As his top envoy toured India and Pakistan, US President George W Bush, in a significant gesture, on Thursday had a 15-minute meeting with National Security Adviser Brajesh Mishra focusing on the fresh Indo-Pak peace overtures, at the Oval office.
Bush dropped by when Mishra was in a scheduled meeting with his counterpart Condoleezza Rice at the White House.
Official sources told PTI that it was not a 'drop by' but a 'substantive' 15-minute meeting on the day US Deputy Secretary of State Richard Armitage was visiting Pakistan before heading for India.
Addressing a press conference to give details about his talks with Bush and other officials, Mishra said he discussed bilateral relations as well as the prime minister's initiative, the steadily deepening US-India relations and the situation in Afghanistan.
To questions about the US role vis-a-vis India and Pakistan, Mishra said the role Washington plays and wants to play is the prevention of a conflict between India and Pakistan, not in the solution of the Kashmir problem.
It is very clear that the interest of the US and other countries in preventing a conflict between India and Pakistan is a legitimate interest. India herself has long advocated that there should be peace in the region, Mishra said.
One also has to make a distinction between negotiations on Kashmir, which are bilateral issues, and the desire of the international community to prevent a conflict.
"Unless you have that distinction in mind," Mishra said, "You will not understand what is going on between the US and India and other countries."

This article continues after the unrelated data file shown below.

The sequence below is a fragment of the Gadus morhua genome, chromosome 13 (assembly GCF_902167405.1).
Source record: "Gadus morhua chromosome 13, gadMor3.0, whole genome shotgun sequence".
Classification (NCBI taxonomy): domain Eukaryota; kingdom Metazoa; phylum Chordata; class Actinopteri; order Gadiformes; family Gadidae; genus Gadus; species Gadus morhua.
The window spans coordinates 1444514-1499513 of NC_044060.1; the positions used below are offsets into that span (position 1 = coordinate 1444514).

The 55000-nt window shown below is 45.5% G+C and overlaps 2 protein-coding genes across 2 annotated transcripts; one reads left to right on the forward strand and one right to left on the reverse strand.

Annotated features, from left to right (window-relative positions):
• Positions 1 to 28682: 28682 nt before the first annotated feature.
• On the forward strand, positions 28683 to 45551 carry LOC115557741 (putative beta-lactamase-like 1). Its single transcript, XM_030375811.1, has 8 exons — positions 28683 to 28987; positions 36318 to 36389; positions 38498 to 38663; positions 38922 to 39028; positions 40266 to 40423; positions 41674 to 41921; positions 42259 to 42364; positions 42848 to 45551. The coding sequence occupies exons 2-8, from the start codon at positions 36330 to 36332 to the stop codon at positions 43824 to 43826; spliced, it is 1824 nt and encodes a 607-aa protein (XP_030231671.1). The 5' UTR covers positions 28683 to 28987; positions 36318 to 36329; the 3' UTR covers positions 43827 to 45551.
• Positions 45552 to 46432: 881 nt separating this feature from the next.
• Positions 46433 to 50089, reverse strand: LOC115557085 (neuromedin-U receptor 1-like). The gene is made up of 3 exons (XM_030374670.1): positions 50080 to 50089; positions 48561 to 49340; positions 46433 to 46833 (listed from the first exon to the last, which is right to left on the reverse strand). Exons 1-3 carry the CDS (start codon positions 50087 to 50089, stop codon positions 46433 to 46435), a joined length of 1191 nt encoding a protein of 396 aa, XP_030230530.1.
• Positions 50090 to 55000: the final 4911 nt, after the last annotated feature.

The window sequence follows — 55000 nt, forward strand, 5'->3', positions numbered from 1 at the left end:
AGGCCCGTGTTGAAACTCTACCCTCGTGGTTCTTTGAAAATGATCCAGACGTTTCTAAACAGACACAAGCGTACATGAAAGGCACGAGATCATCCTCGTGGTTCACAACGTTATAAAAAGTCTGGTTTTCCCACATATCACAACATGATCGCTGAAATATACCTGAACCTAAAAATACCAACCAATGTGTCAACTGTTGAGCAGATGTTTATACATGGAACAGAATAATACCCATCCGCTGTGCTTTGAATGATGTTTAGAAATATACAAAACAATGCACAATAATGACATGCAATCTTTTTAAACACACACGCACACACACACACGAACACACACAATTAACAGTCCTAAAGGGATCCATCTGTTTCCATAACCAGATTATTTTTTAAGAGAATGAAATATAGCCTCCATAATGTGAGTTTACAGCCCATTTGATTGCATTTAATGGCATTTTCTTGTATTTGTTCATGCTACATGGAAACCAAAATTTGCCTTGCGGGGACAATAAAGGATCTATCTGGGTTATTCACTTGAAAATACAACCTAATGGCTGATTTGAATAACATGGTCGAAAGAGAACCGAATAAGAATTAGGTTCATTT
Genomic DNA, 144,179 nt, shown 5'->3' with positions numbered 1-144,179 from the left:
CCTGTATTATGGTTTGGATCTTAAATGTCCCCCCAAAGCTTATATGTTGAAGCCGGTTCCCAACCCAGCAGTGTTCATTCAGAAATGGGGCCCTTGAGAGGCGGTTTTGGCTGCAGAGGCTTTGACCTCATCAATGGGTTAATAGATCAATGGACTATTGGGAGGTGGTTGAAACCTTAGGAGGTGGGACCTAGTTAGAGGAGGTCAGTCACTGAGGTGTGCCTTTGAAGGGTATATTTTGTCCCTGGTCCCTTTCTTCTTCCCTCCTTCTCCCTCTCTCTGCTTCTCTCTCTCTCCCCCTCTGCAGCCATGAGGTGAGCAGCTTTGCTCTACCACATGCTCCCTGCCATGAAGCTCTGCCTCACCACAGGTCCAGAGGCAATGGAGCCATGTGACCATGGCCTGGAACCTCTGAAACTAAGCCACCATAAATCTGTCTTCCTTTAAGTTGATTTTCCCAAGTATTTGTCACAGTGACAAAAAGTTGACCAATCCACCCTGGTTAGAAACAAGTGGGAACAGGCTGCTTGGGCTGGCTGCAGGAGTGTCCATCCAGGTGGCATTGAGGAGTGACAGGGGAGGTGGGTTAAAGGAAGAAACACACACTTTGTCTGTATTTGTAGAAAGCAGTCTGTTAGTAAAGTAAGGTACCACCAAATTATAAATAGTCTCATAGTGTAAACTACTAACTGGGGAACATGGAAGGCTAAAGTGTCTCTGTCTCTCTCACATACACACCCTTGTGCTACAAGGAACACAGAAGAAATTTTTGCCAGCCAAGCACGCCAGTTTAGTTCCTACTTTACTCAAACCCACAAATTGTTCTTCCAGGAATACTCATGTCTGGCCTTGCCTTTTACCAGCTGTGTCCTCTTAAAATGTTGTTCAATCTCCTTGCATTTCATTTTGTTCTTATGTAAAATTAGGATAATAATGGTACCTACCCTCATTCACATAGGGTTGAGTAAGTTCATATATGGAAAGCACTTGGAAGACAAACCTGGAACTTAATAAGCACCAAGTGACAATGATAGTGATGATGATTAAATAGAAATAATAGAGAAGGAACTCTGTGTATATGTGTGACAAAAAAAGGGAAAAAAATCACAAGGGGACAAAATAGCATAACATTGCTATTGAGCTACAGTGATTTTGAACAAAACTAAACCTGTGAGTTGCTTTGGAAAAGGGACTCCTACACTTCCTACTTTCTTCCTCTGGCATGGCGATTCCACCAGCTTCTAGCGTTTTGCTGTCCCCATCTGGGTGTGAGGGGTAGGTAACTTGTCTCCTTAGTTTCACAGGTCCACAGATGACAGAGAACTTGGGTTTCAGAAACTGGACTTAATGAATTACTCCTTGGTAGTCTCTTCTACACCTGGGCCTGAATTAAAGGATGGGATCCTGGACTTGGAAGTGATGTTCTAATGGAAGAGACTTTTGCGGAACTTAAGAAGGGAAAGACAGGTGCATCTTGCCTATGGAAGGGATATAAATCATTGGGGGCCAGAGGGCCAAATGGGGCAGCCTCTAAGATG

The US and other countries have talked to Islamabad a number of times to prevent cross-border terrorism and India recognises that. But whether the results are satisfactory from the Indian point of view is a different question, he said.
Mishra emphasised that if there is to be a sustained dialogue with Pakistan, cross-border terrorism has to end.
On the distinction the US itself draws between terrorism directed at it, which it finds inexcusable, and Pakistani cross-border terrorism, which it suggests should be resolved through dialogue, Mishra said on that India and the US disagree.
So "I would rather focus on something we agree upon, which is to expand Indo-US relations rather than get diverted by US-Pakistan relations," he added.
That has been made very clear a number of times by Prime Minister Vajpayee. That has been conveyed to Pakistan's Prime Minister Mir Jafarullah Khan Jamali also. There are a number of issues to be settled with Pakistan and the prime minister has said it has to be done stage-by-stage, he added.
"We must not jump into some meeting or anything like that. Apparently Pakistan has also said we must proceed stage-by-stage."
Regarding his meeting with Powell, which lasted 45 minutes, Mishra said, "Again, we talked about bilateral issues as also the regional situation. We also touched upon the situation in Afghanistan."
Later, state department spokesman Richard Boucher described the meeting between Mishra and Powell as 'very good' and said the US, if necessary, would help in the process of improving Indo-Pak ties.
About his meeting with Deputy Secretary of Defence Paul Wolfowitz, Mishra said he believes the Defence Policy Group of the two countries will meet in the last week or so as part of the ongoing interaction between the two countries, which have held joint army exercises and conducted joint naval patrols.
About his talks with Armitage in London, Mishra said they had a general discussion.
Mishra renewed India's invitation to Bush to visit the country to which the latter said he was keen to visit India but could not say when.
More from rediff